US states sue Trump administration over distribution of 3D-printed gun blueprint

GERMAN PRESS AGENCY - DPA
WASHINGTON
Published 30.07.2018 23:23
Updated 30.07.2018 23:25
This May 10, 2013, file photo shows a plastic pistol that was completely made on a 3D-printer at a home in Austin, Texas. (AP Photo)
This May 10, 2013, file photo shows a plastic pistol that was completely made on a 3D-printer at a home in Austin, Texas. (AP Photo)

Nine U.S. states launched lawsuits on Monday against the Trump administration for allowing the online distribution of the blueprint for a 3D-printed gun, warning the information could fall into the hands of criminals and terrorists.

The schematics are due to be made fully available online on August 1 by a self-described anarchist and gun advocate, Cody Wilson, who has been leading the campaign to get the information out.

President Donald Trump's administration suddenly reversed course last month and decided to settle a suit filed by Wilson, allowing him to publish the information.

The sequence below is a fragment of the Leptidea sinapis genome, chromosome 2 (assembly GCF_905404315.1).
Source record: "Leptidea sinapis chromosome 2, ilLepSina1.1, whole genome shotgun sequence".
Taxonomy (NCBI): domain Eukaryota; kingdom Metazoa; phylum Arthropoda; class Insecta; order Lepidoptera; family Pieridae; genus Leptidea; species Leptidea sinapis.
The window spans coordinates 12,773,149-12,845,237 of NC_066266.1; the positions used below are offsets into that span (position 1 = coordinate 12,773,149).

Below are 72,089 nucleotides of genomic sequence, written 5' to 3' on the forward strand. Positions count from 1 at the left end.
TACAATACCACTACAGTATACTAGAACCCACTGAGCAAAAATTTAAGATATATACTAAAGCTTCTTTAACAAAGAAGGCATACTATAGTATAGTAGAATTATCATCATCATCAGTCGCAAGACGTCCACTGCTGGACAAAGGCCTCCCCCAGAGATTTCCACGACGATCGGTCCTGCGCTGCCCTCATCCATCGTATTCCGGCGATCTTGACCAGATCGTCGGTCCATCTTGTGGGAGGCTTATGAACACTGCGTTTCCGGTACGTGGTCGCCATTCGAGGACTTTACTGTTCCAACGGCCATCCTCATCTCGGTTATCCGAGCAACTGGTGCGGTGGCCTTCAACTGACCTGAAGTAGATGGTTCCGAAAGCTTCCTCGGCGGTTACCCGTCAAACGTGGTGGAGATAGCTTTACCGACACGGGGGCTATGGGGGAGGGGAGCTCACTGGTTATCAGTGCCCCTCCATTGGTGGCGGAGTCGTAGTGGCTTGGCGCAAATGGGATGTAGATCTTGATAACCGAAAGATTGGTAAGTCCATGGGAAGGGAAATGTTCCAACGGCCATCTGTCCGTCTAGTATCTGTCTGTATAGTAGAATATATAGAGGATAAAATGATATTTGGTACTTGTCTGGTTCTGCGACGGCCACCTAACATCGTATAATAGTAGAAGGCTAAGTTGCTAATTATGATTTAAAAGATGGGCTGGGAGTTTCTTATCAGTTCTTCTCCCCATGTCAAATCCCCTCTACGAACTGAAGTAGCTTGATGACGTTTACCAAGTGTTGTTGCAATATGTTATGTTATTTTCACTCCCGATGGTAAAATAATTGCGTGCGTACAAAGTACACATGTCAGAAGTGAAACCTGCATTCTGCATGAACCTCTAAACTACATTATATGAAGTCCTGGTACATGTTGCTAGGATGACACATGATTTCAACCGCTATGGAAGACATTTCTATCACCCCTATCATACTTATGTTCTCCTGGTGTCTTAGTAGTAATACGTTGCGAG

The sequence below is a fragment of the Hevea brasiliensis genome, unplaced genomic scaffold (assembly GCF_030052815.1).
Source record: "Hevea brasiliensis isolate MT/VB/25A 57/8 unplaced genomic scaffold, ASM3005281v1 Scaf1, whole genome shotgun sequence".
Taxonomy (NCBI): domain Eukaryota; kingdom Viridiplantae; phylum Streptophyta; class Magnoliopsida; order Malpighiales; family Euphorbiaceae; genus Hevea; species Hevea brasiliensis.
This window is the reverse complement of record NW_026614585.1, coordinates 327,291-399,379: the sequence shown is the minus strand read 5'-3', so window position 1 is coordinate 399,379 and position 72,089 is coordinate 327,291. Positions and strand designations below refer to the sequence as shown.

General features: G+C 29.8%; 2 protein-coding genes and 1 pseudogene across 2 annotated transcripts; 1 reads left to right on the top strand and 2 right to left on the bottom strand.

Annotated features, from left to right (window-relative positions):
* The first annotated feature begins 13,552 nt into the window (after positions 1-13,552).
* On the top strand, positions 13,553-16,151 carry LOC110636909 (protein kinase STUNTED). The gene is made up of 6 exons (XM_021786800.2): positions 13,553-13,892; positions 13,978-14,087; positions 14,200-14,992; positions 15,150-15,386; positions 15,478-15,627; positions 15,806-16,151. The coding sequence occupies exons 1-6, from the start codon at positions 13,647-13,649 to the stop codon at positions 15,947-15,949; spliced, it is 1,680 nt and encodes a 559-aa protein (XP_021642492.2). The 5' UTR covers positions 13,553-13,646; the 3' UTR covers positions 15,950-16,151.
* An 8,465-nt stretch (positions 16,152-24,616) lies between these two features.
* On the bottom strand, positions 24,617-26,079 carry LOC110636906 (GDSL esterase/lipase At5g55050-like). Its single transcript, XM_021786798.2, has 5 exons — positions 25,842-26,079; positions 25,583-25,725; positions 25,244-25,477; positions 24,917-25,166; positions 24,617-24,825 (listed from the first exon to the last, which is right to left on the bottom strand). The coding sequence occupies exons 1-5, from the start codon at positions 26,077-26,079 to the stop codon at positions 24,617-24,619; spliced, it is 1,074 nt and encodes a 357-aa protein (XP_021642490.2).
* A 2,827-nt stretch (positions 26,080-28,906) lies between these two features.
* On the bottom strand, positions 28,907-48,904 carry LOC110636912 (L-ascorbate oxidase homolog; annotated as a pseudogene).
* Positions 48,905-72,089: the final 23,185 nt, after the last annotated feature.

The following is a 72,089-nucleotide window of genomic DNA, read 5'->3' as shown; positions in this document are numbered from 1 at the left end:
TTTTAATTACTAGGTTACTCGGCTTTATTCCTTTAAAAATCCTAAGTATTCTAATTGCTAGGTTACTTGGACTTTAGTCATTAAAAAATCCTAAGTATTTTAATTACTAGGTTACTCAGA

The administration of Trump's predecessor, Barack Obama, had prohibited the distribution of the blueprint on security grounds.

"These downloadable guns are unregistered and very difficult to detect, even with metal detectors, and will be available to anyone regardless of age, mental health or criminal history," said Attorney General Bob Ferguson of Washington, a north-western state.

Ferguson was leading eight other states' attorneys-general who warned that the measures will allow anyone with a 3D printer to get a weapon without restrictions. They want courts to order a temporary restraining order prior to Wednesday.

A letter from 21 state attorneys-general to Secretary of State Mike Pompeo and Jeff Sessions, the federal Attorney General warned the country would be less safe if the information was legally distributed.

"In addition to helping arm terrorists and transnational criminals, the settlement and proposed rules would provide another path to gun ownership for people who are prohibited by federal and state law from possessing firearms," the letter said.

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